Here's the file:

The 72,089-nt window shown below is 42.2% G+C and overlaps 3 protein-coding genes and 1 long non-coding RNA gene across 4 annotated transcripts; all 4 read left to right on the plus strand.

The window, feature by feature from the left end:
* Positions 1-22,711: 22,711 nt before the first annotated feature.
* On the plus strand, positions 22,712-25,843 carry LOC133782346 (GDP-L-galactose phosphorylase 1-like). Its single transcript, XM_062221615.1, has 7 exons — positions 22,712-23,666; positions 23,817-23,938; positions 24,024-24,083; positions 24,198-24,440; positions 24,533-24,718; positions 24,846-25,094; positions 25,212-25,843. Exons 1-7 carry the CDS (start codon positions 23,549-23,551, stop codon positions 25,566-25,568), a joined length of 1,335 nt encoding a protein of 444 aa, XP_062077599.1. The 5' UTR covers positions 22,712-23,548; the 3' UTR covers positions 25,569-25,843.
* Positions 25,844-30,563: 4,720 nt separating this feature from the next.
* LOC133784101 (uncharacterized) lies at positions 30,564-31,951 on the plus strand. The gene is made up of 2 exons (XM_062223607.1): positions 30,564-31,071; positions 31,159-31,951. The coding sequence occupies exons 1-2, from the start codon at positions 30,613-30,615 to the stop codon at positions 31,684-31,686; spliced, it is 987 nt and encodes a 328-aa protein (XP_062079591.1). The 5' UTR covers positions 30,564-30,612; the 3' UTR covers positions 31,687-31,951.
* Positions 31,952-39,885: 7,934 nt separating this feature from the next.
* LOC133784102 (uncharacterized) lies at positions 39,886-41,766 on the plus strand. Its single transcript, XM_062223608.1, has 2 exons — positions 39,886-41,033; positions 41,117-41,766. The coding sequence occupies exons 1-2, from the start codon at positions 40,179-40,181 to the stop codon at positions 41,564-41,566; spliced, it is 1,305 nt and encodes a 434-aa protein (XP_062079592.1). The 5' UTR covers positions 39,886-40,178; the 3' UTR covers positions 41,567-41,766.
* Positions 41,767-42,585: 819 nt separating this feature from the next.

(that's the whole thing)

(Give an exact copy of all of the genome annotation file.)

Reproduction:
The 72,089-nt window shown below is 42.2% G+C and overlaps 3 protein-coding genes and 1 long non-coding RNA gene across 4 annotated transcripts; all 4 read left to right on the plus strand.

The window, feature by feature from the left end:
* Positions 1-22,711: 22,711 nt before the first annotated feature.
* On the plus strand, positions 22,712-25,843 carry LOC133782346 (GDP-L-galactose phosphorylase 1-like). Its single transcript, XM_062221615.1, has 7 exons — positions 22,712-23,666; positions 23,817-23,938; positions 24,024-24,083; positions 24,198-24,440; positions 24,533-24,718; positions 24,846-25,094; positions 25,212-25,843. Exons 1-7 carry the CDS (start codon positions 23,549-23,551, stop codon positions 25,566-25,568), a joined length of 1,335 nt encoding a protein of 444 aa, XP_062077599.1. The 5' UTR covers positions 22,712-23,548; the 3' UTR covers positions 25,569-25,843.
* Positions 25,844-30,563: 4,720 nt separating this feature from the next.
* LOC133784101 (uncharacterized) lies at positions 30,564-31,951 on the plus strand. The gene is made up of 2 exons (XM_062223607.1): positions 30,564-31,071; positions 31,159-31,951. The coding sequence occupies exons 1-2, from the start codon at positions 30,613-30,615 to the stop codon at positions 31,684-31,686; spliced, it is 987 nt and encodes a 328-aa protein (XP_062079591.1). The 5' UTR covers positions 30,564-30,612; the 3' UTR covers positions 31,687-31,951.
* Positions 31,952-39,885: 7,934 nt separating this feature from the next.
* LOC133784102 (uncharacterized) lies at positions 39,886-41,766 on the plus strand. Its single transcript, XM_062223608.1, has 2 exons — positions 39,886-41,033; positions 41,117-41,766. The coding sequence occupies exons 1-2, from the start codon at positions 40,179-40,181 to the stop codon at positions 41,564-41,566; spliced, it is 1,305 nt and encodes a 434-aa protein (XP_062079592.1). The 5' UTR covers positions 39,886-40,178; the 3' UTR covers positions 41,567-41,766.
* Positions 41,767-42,585: 819 nt separating this feature from the next.